Here is the before (I swear it was way grosser than this picture lets on):

DSC_1514 (2) (800x518)

And here is the (almost) lovely after:

tiles after

Yum pretty salvage yard tiles.

Ta for now. I think I will go sew something and forget about all my yarn woes.

Cozy Little Toes baby socks

cozy little toes baby socks

Short post today- I knit three pairs of socks for a friend’s baby. This is the first, smallest pair. I didn’t manage to get pictures of the other two before sending them off. The pattern is Cozy Little Toes, free on Ravelry.  This pair is the smallest, newborn size. I also knit the biggest size listed in the pattern in leftover yarn from these socks and a pair of basic toe-up socks (pattern drafted by a friend; I can share it on request). It may sound obvious to say that small socks knit up quickly- but they do! It is nice to have a quick project once in a while.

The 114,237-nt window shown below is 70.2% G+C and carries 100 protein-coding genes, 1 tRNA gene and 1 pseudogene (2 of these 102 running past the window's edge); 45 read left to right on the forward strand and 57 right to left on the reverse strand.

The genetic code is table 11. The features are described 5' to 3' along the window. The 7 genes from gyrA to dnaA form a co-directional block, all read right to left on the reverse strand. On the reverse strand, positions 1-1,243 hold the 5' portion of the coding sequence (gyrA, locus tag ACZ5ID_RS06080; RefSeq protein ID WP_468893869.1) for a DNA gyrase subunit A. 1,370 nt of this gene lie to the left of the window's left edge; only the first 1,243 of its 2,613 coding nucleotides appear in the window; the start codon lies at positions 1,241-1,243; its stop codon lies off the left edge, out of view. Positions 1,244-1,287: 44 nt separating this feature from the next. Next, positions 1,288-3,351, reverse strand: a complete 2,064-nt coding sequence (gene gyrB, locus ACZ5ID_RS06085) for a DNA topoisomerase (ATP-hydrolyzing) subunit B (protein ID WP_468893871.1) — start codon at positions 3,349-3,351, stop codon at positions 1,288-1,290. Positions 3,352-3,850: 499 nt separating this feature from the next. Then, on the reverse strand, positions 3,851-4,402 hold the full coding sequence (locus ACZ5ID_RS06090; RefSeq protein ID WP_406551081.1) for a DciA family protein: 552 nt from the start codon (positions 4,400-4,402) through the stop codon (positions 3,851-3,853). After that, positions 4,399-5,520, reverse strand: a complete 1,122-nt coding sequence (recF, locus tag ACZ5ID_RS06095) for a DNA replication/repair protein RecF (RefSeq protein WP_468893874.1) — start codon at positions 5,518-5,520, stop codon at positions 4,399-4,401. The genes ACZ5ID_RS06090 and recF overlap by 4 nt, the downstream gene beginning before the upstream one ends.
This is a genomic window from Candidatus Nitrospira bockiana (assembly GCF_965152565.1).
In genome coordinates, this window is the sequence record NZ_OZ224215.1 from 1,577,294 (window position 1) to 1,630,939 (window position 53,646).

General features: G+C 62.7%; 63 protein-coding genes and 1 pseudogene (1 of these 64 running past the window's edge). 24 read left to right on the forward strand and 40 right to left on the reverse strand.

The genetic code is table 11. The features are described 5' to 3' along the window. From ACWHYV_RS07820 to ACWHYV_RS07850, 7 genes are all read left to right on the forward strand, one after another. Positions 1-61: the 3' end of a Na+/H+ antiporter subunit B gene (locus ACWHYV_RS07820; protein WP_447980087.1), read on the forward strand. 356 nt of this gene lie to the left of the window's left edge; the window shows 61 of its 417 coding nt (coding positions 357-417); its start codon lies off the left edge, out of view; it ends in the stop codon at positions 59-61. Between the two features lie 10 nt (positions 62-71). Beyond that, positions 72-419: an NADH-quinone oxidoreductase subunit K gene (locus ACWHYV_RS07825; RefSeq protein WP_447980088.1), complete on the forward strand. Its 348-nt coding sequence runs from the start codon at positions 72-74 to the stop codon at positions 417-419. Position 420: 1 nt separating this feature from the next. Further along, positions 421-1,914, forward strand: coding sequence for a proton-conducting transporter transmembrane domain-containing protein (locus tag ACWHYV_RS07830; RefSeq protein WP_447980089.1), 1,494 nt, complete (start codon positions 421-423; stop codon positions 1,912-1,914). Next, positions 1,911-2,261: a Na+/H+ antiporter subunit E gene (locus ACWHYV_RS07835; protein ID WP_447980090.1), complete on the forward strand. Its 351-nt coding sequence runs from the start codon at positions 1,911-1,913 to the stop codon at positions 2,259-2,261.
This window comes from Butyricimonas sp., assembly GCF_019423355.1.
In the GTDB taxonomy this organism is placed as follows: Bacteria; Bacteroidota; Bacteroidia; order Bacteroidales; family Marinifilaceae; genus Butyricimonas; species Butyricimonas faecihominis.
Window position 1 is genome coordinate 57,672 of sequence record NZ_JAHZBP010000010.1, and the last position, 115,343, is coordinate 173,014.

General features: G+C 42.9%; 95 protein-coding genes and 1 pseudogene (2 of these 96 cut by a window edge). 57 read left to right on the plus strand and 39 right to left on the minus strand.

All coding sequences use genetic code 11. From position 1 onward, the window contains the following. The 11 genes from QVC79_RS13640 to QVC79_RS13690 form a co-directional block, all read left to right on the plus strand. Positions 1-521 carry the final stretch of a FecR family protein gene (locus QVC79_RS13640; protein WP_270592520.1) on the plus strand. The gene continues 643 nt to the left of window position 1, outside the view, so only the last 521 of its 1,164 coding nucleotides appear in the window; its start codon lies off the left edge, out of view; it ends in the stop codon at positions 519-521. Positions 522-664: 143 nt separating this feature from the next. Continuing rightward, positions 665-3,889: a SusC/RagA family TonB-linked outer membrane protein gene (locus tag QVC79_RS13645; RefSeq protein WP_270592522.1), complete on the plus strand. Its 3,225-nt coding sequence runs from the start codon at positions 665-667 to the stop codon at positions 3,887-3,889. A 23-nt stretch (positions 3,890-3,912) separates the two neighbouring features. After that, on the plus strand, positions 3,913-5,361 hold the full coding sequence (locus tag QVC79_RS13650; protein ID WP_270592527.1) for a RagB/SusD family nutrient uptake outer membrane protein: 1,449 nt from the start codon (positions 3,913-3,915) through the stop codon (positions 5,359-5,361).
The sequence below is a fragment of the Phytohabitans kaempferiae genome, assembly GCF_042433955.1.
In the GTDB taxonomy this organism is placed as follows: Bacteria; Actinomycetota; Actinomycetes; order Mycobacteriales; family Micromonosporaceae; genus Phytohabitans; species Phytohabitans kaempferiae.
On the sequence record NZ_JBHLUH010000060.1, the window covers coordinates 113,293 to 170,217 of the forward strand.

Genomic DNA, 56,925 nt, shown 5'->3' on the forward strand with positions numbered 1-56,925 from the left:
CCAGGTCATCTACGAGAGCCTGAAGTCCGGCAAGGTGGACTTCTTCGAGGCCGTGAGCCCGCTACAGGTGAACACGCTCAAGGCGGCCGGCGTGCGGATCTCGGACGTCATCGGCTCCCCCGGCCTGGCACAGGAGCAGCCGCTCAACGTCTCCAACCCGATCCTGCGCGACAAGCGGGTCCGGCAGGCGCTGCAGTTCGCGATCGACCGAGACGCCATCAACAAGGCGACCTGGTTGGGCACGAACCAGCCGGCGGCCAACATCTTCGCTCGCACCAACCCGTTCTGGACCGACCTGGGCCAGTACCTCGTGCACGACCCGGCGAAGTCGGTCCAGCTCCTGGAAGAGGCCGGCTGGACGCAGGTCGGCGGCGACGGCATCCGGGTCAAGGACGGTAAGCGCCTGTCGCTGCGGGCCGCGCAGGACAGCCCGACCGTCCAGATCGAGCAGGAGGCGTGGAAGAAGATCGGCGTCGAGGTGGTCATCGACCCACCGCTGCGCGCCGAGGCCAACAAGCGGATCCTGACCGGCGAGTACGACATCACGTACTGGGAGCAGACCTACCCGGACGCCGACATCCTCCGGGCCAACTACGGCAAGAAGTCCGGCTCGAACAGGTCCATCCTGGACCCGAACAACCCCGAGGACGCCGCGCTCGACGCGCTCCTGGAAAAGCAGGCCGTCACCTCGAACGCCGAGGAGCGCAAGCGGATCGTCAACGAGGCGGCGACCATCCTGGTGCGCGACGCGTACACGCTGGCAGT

Since I’m sitting here sick in bed, I’ll continue this post with an update from my crafting room:

  • I finally finished the socks that I wanted to have done last month, and have now started on a pair for a friend.
  • The Flying Geese pattern from Lacey Volk has caught my eye, especially in these colors.
  • I’ve also been getting the itch to sew again. Vogue 9100 and accompanying fabric is sitting on my sewing table.
  • Have you listened to the update from Serial season 1? I’m gripping the edge of my seat.

Hope you’re staying warm and toasty despite the cold front.



Sad sock failed fair isle

Fair Isle Don'ts

Beware the Fair Isle, ye beginner knitters. The rain and gloomy weather in central Virginia today are particularly fitting for this little knitting fail. Having knit so many pairs of socks from patterns, I wanted to draft my own pattern. I had visions of brown and tan and red stripes with contrasting toes and heels and snowflakes around the ankles. I found the right yarn and started knitting on Christmas day. The knitting was long and included much ripping out of rows of knitting.

Fair Isle fail